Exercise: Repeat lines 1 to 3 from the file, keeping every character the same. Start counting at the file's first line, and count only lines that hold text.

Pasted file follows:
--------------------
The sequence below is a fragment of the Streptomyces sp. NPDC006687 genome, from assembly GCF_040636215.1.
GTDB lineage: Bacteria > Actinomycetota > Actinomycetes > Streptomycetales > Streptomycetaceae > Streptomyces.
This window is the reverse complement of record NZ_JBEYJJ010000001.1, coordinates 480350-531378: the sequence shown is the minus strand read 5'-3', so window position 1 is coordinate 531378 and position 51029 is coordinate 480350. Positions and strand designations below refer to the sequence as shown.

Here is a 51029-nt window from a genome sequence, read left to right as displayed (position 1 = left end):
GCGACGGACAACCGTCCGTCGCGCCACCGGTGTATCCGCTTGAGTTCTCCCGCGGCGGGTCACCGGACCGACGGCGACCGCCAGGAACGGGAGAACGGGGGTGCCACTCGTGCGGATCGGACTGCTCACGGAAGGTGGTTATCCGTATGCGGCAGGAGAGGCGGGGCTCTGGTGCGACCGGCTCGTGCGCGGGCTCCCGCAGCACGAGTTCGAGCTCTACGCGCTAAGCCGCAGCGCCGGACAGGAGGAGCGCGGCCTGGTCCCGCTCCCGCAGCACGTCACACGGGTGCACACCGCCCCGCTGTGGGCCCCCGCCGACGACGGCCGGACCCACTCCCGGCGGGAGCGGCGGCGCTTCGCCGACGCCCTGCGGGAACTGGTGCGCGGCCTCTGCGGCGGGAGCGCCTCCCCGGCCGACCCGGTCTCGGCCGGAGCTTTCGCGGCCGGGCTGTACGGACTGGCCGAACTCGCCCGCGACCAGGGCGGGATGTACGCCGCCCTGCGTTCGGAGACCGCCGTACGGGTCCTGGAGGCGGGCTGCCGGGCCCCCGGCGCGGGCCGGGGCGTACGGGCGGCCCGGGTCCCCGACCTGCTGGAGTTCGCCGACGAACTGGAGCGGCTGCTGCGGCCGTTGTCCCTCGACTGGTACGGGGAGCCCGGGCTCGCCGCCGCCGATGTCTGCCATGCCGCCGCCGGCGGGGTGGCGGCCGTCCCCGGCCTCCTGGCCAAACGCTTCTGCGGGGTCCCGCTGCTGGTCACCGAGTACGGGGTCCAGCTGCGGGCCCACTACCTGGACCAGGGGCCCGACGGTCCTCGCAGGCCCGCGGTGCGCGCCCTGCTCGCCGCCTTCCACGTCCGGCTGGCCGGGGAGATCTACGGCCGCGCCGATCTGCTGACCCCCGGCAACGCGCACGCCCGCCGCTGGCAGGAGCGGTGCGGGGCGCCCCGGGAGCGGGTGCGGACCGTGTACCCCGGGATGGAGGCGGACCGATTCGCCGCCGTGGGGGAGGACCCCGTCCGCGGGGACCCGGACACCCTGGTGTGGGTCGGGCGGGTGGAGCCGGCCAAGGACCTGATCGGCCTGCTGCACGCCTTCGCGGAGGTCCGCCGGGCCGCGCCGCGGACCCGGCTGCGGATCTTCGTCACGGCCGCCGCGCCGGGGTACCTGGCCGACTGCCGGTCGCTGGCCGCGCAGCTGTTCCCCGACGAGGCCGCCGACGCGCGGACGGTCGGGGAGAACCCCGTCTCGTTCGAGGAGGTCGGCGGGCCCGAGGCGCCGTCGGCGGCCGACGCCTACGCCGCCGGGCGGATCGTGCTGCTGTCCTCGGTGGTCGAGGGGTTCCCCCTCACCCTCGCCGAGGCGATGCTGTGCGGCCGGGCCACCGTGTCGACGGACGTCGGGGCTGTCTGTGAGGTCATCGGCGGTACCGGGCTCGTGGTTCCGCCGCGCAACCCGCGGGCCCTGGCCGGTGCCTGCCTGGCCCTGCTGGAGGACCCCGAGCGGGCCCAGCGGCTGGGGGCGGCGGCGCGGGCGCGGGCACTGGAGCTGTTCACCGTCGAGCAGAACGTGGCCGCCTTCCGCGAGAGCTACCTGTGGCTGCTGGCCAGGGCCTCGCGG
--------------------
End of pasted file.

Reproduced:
The sequence below is a fragment of the Streptomyces sp. NPDC006687 genome, from assembly GCF_040636215.1.
GTDB lineage: Bacteria > Actinomycetota > Actinomycetes > Streptomycetales > Streptomycetaceae > Streptomyces.
This window is the reverse complement of record NZ_JBEYJJ010000001.1, coordinates 480350-531378: the sequence shown is the minus strand read 5'-3', so window position 1 is coordinate 531378 and position 51029 is coordinate 480350. Positions and strand designations below refer to the sequence as shown.